We have had these ceiling fans for about 9 years. They worked great at first at very high speeds. But now even on high they are going as slow as on low speed. I have a wall switch for the fan beside the light switch. What could be causing this?

  • 2
    Why does it matter that your wall switch for the fan is beside the light switch?
    – Unihedron
    Aug 26 '14 at 15:27
  • 1
    Are you saying the fans have gradually slowed after 9 years, or that they suddenly slowed down one day? Do you ever clean the fans? Have you made any changes to the electrical in the house recently, that might have caused this?
    – Tester101
    Aug 26 '14 at 16:14
  • 1
    Have you ever oiled the motors? Many fans require occasional lubrication.
    – bib
    Aug 26 '14 at 17:31
  • Has the low speed also dropped off, or are all settings now about equivalent? Does that fan use an electronic speed controller? Is anything else on that branch circuit experiencing what might be described as a "brownout" condition? Aug 26 '14 at 18:43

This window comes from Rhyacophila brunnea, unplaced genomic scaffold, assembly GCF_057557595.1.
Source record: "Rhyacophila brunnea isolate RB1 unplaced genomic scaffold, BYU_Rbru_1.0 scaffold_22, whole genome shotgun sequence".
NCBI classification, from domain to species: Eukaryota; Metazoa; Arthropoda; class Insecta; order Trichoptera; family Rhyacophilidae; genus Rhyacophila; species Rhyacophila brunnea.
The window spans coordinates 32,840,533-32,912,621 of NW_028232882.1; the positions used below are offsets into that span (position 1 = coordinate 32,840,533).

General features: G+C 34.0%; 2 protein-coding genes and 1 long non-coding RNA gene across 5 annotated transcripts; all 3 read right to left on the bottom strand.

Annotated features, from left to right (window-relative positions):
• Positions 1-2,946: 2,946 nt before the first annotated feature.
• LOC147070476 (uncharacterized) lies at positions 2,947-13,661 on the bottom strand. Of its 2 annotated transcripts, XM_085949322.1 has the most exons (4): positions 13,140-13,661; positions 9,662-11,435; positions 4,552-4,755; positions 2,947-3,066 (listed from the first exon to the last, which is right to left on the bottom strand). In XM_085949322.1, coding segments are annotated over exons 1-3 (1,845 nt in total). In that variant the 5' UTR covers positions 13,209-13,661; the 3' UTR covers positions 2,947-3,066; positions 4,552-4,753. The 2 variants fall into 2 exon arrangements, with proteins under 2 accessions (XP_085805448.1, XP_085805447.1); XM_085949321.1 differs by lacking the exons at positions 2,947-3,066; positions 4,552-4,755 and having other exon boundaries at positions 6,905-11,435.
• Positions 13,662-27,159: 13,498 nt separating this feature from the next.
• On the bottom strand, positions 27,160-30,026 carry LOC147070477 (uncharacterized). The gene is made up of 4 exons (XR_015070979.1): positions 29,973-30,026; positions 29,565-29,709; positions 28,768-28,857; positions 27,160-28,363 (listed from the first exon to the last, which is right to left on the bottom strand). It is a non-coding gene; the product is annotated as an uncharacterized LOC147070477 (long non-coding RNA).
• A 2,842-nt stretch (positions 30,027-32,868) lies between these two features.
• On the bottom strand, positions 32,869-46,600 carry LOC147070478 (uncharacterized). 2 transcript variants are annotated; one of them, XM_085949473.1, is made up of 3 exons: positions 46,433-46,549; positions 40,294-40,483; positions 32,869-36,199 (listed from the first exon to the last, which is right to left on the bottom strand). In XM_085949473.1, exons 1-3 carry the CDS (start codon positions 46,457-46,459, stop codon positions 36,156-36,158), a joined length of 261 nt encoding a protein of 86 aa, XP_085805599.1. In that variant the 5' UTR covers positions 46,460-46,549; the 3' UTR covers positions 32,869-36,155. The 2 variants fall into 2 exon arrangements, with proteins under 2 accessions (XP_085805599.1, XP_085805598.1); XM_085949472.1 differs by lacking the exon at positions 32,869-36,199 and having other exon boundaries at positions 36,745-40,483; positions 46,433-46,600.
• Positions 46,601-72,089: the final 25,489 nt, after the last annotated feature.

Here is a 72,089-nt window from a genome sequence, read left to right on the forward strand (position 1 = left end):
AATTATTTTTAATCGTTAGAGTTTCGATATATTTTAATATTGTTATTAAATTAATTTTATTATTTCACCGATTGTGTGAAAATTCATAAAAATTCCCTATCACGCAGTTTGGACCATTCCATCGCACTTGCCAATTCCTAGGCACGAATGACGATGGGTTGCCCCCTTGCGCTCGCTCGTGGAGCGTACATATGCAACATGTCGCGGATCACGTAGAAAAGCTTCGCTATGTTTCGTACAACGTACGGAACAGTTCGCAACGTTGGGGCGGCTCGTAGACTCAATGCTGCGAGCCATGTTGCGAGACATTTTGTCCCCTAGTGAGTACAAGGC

• Does ur fan have a speed regulator? Trying setting at lower speeds if u have the regulator. If there is no regulator then locate the capacitor mounted on the fan and change it. See if this helps
    – Prasanna
    Aug 26 '14 at 19:41

The fan itself is on low speed. Pull the chain, twice. Once will turn it off. Once more will set it to high.

  • Definitely possible. Not sure why you got downvoted!
    – Steven
    Dec 25 '14 at 17:24
  • I agree. I've seen this happen more than a few times. People swear they didn't pull the chains but we go up and check and sure enough, someone did. Jan 24 '15 at 13:12

The ceiling fan capacitor in the motor is out. Replace the capacitor.


To me, the fact that all the fans (you did not state how many there are) are slow probably indicates something other than the fan motors. Check to see if they are overly warm or hot to the touch, which could indicate a voltage problem. Turn off the circuit breaker or fuse and check the switch that controls them. You could wire the hot lead and switched-hot to the fan together temporarily (bypass the switch) and see if anything changes. I have encountered fans with light dimmer switches being used to control the speed, which will damage the switch and fan motors. Look upstream.

Your Answer

By clicking “Post Your Answer”, you agree to our terms of service, privacy policy and cookie policy

Not the answer you're looking for? Browse other questions tagged or ask your own question.